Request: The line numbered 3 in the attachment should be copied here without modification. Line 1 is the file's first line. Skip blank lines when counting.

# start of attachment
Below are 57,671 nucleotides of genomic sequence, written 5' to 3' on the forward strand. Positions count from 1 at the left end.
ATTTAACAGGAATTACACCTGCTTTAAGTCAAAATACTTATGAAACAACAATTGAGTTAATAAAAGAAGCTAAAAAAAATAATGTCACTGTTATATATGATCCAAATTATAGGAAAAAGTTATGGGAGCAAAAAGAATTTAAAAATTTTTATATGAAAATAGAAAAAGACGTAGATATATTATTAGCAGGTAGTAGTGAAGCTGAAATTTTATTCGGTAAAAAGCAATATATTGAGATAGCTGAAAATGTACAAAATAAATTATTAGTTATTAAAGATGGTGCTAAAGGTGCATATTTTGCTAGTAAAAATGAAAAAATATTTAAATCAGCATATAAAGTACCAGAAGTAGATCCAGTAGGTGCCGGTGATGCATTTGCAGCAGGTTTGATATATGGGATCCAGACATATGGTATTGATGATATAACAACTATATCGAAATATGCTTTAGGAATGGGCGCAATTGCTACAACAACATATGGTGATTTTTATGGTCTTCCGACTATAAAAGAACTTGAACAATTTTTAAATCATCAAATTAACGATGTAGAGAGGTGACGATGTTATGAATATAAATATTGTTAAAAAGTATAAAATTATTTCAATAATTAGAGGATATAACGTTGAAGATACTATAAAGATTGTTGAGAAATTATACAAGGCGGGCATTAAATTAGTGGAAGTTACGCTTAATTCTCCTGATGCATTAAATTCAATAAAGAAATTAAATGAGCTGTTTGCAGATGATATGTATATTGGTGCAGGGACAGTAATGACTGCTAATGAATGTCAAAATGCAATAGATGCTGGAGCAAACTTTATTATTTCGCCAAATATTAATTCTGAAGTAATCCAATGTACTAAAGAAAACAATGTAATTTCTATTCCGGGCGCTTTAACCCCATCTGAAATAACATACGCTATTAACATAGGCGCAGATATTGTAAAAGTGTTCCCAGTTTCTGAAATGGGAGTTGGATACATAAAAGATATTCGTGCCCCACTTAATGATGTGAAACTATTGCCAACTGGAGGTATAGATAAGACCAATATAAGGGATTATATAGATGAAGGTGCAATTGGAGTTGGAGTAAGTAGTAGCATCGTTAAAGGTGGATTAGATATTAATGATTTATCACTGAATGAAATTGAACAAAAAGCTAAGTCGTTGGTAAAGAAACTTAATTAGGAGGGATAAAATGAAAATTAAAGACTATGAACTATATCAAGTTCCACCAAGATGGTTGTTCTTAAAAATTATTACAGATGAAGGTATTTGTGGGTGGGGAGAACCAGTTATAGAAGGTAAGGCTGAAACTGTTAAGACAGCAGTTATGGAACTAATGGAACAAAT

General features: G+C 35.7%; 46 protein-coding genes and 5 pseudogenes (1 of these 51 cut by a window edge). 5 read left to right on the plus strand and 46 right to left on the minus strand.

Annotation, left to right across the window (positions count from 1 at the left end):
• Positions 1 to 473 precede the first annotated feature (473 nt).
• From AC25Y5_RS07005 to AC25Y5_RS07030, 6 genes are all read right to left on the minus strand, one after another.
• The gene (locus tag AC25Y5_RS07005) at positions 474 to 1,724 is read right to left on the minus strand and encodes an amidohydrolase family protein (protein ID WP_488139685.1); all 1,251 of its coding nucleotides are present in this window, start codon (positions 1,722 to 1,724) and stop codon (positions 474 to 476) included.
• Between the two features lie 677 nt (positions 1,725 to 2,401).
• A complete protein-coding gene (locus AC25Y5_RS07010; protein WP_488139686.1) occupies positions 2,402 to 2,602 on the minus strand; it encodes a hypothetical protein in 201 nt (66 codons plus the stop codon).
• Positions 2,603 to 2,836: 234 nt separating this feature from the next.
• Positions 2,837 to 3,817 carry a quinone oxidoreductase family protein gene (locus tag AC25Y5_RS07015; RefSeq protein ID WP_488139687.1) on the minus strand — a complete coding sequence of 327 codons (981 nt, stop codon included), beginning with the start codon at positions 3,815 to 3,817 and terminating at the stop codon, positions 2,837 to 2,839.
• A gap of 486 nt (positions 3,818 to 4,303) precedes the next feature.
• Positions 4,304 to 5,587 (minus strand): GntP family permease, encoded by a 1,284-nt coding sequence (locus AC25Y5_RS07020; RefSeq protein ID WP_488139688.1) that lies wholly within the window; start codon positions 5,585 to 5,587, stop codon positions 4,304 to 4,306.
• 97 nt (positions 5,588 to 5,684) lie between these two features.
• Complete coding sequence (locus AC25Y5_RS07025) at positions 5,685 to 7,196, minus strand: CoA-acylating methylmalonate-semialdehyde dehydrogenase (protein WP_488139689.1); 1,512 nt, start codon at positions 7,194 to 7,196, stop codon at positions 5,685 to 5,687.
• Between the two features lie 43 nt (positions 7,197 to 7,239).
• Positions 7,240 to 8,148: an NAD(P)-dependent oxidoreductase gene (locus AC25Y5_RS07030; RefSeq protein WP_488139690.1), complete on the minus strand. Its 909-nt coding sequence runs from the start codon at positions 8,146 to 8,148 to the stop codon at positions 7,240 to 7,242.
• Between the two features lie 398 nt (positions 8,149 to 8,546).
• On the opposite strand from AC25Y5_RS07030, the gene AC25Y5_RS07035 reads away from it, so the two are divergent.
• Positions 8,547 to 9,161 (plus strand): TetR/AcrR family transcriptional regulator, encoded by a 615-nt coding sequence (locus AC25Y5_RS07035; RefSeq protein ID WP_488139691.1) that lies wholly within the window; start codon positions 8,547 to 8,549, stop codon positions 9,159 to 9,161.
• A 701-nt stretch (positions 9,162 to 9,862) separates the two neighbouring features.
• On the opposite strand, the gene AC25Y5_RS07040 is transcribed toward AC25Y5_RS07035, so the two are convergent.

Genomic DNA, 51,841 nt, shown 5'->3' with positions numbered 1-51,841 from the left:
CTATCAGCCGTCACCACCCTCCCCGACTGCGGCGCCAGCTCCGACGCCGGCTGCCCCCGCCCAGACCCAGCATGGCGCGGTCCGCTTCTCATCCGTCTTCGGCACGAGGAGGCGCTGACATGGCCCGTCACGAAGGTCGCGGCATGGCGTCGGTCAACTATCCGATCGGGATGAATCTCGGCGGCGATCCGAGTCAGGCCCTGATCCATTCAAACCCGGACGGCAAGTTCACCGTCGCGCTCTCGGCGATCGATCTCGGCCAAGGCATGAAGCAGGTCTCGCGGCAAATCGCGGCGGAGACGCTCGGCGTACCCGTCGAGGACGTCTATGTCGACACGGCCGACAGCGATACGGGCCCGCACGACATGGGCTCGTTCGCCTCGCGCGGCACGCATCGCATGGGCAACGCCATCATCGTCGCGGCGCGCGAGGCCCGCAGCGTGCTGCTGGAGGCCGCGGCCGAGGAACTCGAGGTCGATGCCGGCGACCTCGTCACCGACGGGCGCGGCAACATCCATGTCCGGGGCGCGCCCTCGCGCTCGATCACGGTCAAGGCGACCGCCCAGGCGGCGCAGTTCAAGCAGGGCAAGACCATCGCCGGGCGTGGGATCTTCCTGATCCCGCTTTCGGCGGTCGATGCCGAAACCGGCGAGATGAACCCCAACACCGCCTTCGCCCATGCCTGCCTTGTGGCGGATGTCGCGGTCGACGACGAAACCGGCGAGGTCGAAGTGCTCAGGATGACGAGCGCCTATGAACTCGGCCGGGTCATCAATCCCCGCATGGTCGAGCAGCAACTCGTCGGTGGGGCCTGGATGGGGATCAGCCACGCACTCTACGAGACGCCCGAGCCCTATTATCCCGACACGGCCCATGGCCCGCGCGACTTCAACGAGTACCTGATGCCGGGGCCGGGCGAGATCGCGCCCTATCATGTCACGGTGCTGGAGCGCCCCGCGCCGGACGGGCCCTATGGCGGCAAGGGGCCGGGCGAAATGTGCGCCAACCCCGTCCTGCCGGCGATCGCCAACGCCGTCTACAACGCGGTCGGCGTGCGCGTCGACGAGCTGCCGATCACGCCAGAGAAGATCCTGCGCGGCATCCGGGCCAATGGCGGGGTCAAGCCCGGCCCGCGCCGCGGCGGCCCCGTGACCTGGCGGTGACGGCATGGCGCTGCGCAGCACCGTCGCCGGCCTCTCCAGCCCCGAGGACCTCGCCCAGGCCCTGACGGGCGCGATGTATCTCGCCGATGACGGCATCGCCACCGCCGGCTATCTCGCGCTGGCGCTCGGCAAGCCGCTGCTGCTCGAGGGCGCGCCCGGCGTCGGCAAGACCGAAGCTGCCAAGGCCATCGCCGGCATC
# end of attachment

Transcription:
General features: G+C 35.7%; 46 protein-coding genes and 5 pseudogenes (1 of these 51 cut by a window edge). 5 read left to right on the plus strand and 46 right to left on the minus strand.